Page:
Maybe both for Moses and for God, the answer lies in the importance of honoring commitments.  Moses pledged to God that he would bring the people out of slavery – slavery to Pharaoh and, now, slavery to their own temptation to choose the gods they want.  And well before that, God pledged to Abraham, Isaac, and Jacob to bless them and their descendants with land and abundance.  God and Moses are both fully aware that the people have failed utterly by substituting their own solutions for God’s.  But in a covenant relationship, you’re not simply pledging to observe the stipulations of the deal.  That’s a contract.  In a covenant, you’re pledging yourself to the other party and committing yourself to walk along together.

We know a little something about covenants.  Every time we celebrate Eucharist, we remember Jesus’ New Covenant with God’s people, eternal life for all who’ll trust and follow him.  Every time we celebrate baptism, we renew our Baptismal Covenant, pledging to trust in God who is Father, Son, and Spirit; and pledging to live our lives following Jesus, in loving commitment to God and the people around us.  When we get married, we stand before God and make a covenant with our beloved to invest ourselves in that relationship as long as we both shall live.  When we’re ordained, we make a covenant with God and God’s people to live out the trust and responsibility of a new order of ministry.  So, covenants seem to be our pattern of commitment, too.

I think it’s interesting that what God asks of us is not just our worship or our tithes or our following of the rules.  Apparently, what God values most is covenant living – investing ourselves in relationships, with God and one another, even when the other covenant partner doesn’t deserve it.

Think about how crazy it is that the most influential follower of Jesus in all Christian history is the apostle Paul.  At the start, Paul even beats Moses as the most unlikely hero, not just telling God “no” but “Hell, no!”  In the second reading today, Paul describes himself as “formerly a persecutor, a blasphemer, and a man of violence” (1 Timothy 1:13), arresting and killing followers of Jesus because they were breaking the religious rules of the day.  For having co-opted God’s role as judge, Paul was the last person to give us a gospel of grace, of divine love freely given – but that’s precisely how God asked Paul to change his mind.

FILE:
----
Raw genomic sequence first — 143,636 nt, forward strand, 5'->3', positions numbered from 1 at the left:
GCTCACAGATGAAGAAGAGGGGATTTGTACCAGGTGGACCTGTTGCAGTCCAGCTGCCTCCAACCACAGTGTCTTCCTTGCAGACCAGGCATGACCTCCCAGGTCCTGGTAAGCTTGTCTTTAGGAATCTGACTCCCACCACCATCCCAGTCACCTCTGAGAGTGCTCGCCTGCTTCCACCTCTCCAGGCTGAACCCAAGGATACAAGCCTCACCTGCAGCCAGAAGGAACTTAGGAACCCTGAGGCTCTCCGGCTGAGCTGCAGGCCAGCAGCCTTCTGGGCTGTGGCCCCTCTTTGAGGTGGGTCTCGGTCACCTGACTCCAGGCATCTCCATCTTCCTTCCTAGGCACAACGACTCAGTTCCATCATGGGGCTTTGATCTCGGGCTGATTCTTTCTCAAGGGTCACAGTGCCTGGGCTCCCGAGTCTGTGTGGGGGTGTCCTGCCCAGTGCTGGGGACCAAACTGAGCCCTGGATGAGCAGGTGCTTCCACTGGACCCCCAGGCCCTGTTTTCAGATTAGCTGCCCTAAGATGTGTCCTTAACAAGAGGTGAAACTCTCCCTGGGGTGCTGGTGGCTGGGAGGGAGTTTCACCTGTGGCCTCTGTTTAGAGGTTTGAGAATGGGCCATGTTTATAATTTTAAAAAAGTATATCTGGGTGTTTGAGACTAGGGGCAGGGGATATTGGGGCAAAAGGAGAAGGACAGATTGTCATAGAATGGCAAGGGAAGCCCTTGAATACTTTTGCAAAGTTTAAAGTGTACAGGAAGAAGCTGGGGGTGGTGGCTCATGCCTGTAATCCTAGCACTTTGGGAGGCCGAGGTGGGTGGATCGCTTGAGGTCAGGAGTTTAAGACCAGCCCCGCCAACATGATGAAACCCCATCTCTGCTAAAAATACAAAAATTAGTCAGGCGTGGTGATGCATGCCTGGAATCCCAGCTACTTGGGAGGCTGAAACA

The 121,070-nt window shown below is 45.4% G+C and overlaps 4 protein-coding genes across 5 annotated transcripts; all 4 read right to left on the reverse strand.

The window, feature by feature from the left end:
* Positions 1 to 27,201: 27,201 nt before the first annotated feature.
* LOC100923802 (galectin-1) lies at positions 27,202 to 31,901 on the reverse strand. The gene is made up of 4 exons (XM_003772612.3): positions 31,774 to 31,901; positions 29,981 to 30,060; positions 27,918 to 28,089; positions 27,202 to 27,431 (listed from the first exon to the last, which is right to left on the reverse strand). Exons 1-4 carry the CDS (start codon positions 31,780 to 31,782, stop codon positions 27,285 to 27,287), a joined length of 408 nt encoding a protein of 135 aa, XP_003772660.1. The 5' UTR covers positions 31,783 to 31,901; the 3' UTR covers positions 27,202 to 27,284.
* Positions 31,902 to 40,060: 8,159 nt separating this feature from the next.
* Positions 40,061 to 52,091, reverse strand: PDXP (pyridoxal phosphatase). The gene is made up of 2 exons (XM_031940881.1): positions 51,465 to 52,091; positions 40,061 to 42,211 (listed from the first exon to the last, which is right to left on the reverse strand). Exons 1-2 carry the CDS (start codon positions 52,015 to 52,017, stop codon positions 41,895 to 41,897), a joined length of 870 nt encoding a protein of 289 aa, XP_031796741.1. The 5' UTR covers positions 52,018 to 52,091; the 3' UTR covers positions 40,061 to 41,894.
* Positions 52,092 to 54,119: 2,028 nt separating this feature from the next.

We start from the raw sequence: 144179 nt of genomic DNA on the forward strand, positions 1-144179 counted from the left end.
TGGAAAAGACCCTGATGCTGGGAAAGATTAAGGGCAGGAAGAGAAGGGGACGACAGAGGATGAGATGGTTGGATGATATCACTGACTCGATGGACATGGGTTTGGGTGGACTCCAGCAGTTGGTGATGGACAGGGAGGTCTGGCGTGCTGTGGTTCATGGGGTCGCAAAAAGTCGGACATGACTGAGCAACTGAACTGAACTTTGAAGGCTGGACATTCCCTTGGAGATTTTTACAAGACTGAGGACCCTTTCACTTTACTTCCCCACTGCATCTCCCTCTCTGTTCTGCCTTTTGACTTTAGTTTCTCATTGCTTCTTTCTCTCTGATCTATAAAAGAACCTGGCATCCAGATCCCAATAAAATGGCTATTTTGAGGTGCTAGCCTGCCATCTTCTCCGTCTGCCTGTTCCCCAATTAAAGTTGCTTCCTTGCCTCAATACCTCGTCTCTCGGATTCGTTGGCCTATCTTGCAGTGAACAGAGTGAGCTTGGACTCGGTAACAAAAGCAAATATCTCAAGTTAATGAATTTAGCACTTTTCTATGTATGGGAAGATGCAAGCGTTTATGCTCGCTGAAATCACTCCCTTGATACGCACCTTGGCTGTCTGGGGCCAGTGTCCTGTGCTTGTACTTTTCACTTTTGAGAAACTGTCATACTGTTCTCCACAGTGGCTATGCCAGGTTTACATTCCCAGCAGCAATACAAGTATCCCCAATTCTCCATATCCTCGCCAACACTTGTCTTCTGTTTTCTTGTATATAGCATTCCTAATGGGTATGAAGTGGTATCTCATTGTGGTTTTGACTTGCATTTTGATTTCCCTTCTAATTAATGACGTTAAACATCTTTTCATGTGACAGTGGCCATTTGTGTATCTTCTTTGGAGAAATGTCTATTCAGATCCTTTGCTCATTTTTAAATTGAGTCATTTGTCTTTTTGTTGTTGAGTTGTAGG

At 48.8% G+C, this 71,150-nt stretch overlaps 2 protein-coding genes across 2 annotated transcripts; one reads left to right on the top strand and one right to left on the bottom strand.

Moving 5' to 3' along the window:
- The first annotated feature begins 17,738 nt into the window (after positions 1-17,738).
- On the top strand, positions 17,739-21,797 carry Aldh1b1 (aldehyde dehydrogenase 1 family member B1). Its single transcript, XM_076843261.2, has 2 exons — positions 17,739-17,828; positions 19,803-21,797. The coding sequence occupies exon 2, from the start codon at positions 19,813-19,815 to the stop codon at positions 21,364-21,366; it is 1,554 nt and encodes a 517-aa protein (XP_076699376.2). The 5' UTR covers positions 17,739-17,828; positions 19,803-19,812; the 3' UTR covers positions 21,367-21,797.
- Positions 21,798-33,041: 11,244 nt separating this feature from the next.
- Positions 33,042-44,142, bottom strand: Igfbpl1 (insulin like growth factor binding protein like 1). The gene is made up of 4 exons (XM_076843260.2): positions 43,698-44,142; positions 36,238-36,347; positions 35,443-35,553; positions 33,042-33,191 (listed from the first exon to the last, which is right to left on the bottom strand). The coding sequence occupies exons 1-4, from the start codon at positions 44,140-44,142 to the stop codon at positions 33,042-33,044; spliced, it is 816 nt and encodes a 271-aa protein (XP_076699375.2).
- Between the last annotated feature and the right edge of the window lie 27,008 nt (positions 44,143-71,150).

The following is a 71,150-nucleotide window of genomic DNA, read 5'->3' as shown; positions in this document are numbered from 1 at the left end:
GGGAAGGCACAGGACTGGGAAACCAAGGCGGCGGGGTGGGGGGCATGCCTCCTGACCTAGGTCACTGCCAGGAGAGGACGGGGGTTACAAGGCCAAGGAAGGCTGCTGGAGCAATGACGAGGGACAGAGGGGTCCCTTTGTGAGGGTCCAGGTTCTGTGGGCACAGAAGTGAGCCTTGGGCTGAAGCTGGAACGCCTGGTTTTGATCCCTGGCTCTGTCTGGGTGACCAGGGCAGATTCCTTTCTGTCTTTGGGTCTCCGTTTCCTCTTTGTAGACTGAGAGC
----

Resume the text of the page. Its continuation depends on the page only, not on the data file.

Paul didn’t deserve a second chance any more than the people of Israel.  The truth is, neither do we – and our redundant confessions confirm it.  So, here’s the good news: that God chooses love over the highest holiness score.  Remember the Gospel reading today:  Where God works the hardest is with the one who’s lost.  Where God works the hardest is in the areas of our lives that are out of alignment with divine purposes.  Sure, God appreciates all the coins that are properly collected and kept neatly where they’re supposed to be.  And God appreciates the 99 sheep who don’t go off on their own paths.  But what makes God rejoice is when the lost one is found and brought back home.

So, in our own lives, what are the relationships that challenge us the most, the ones we might feel justified in letting go?  Where do we need to consider changing our minds?  Maybe it’s sticking with someone we’d sooner leave behind.  Maybe it’s entertaining the possibility that there might be some truth, maybe even some holiness, in the “other side’s” world view.  Maybe it’s remembering that being in relationship is what makes all people grow into the full stature of Christ – both “them” and “us.”

When we ask ourselves those hard questions, and when we do the work to strengthen the covenants that challenge us most, we gain the last thing we’d expect – peace.  In the upside-down reality of the kingdom of Jesus Christ, we find that committing ourselves to hard relationships brings counterintuitive joy.  We are blessed with being stuck with people we find hard to love.  We are liberated from judgment when we bind ourselves to God’s grace.

In those moments when we think we know best, when the world tells us we’re completely within our rights to walk away from the people we’re bound to, or even to punish them for their sins, that’s when God says, “Wait.  Grace beats judgment, even when judgment seems deserved, even when judgment seems righteous.  After all,” God says, “even I changed my mind.”